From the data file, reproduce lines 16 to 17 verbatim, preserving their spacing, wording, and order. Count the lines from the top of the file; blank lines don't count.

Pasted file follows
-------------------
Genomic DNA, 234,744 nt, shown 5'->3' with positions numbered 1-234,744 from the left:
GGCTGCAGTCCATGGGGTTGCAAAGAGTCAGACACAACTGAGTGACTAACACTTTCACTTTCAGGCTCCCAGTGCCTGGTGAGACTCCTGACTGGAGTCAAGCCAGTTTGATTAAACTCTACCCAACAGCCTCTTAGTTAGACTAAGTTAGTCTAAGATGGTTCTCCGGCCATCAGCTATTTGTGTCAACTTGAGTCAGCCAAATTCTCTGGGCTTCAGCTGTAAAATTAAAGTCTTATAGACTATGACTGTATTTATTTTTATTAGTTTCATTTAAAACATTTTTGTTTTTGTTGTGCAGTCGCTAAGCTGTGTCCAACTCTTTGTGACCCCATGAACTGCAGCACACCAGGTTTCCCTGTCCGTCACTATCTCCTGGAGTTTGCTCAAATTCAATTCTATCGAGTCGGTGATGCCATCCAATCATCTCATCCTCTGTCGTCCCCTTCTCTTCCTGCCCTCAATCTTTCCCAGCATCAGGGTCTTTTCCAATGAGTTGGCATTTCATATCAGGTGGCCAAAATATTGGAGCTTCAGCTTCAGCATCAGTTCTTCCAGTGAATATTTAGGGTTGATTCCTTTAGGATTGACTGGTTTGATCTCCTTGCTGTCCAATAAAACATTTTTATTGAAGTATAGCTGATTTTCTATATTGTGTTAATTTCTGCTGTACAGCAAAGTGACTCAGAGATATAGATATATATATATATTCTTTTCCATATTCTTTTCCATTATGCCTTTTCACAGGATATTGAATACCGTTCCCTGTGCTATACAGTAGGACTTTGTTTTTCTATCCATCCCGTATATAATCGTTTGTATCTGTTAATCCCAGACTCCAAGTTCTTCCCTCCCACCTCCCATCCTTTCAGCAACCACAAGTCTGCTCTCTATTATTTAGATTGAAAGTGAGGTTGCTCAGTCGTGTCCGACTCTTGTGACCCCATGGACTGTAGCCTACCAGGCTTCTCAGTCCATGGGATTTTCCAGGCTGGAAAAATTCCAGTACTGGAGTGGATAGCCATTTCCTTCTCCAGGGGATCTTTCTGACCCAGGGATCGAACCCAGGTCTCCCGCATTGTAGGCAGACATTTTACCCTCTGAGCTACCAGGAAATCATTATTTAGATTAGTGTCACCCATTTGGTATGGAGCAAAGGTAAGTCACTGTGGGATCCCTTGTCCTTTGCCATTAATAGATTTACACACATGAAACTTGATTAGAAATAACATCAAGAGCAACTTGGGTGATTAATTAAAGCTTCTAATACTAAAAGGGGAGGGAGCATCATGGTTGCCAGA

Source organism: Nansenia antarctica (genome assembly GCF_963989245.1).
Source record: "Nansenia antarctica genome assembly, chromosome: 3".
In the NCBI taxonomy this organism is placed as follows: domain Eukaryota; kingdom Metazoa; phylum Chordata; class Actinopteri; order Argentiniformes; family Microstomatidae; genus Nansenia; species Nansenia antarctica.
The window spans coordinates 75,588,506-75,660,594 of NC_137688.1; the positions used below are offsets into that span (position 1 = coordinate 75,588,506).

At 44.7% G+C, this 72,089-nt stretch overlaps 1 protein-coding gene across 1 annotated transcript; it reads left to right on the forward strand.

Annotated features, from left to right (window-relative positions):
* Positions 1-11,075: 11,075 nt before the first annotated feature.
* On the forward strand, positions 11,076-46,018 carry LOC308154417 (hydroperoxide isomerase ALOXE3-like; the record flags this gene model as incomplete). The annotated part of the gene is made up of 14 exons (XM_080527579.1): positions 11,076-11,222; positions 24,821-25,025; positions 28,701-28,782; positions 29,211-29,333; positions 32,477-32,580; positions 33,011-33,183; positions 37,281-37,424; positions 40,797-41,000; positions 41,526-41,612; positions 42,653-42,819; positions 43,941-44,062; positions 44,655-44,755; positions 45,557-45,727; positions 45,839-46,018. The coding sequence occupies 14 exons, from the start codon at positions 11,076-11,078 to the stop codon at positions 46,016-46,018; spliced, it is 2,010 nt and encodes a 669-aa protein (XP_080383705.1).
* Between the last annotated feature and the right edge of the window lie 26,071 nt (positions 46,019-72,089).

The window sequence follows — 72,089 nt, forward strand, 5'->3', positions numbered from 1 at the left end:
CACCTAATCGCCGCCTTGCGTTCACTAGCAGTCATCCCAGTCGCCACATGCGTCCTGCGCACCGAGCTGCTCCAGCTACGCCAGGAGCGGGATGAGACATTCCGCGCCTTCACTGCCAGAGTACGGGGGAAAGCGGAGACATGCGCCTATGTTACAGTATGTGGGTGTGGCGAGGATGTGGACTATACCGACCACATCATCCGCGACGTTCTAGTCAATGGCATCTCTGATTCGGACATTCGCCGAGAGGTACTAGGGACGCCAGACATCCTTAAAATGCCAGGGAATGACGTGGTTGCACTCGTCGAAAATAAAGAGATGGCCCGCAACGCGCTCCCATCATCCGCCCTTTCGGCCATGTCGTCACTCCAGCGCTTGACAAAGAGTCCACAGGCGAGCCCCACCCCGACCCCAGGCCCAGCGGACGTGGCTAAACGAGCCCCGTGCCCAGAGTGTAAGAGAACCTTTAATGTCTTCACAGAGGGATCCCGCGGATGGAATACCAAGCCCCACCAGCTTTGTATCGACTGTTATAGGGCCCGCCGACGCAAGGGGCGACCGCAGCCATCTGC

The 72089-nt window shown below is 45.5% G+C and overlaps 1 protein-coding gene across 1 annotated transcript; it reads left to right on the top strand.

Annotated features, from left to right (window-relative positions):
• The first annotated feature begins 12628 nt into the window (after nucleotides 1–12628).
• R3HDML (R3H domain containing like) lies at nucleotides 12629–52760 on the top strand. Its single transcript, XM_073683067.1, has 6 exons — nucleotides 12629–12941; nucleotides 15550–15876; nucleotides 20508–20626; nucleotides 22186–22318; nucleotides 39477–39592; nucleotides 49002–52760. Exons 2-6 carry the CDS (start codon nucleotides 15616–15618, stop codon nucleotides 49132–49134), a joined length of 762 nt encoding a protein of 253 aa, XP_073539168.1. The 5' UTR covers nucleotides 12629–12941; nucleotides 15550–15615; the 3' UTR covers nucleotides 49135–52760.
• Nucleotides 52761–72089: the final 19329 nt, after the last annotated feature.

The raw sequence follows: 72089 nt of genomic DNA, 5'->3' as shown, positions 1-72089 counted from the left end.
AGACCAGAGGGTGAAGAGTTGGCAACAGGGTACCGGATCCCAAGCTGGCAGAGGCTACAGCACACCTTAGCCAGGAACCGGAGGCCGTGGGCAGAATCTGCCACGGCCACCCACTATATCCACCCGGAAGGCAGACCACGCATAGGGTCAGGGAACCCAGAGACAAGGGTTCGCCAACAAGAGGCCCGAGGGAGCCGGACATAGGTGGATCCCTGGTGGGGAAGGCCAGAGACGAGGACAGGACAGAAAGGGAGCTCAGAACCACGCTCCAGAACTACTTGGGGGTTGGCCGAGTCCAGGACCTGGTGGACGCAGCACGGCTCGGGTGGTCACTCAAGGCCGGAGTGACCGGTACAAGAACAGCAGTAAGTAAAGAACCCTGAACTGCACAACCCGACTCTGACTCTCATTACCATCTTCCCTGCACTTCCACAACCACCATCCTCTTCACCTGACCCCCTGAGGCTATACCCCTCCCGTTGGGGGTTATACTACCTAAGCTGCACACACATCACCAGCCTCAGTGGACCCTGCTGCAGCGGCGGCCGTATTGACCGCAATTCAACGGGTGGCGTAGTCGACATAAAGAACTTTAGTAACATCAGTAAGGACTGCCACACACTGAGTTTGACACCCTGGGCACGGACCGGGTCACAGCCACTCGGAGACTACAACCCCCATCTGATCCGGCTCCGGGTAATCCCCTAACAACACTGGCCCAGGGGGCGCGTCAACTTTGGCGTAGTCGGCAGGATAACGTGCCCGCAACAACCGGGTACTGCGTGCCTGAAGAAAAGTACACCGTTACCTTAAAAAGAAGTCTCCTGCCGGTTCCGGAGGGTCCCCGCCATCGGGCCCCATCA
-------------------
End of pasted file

• The first annotated feature begins 12628 nt into the window (after nucleotides 1–12628).
• R3HDML (R3H domain containing like) lies at nucleotides 12629–52760 on the top strand. Its single transcript, XM_073683067.1, has 6 exons — nucleotides 12629–12941; nucleotides 15550–15876; nucleotides 20508–20626; nucleotides 22186–22318; nucleotides 39477–39592; nucleotides 49002–52760. Exons 2-6 carry the CDS (start codon nucleotides 15616–15618, stop codon nucleotides 49132–49134), a joined length of 762 nt encoding a protein of 253 aa, XP_073539168.1. The 5' UTR covers nucleotides 12629–12941; nucleotides 15550–15615; the 3' UTR covers nucleotides 49135–52760.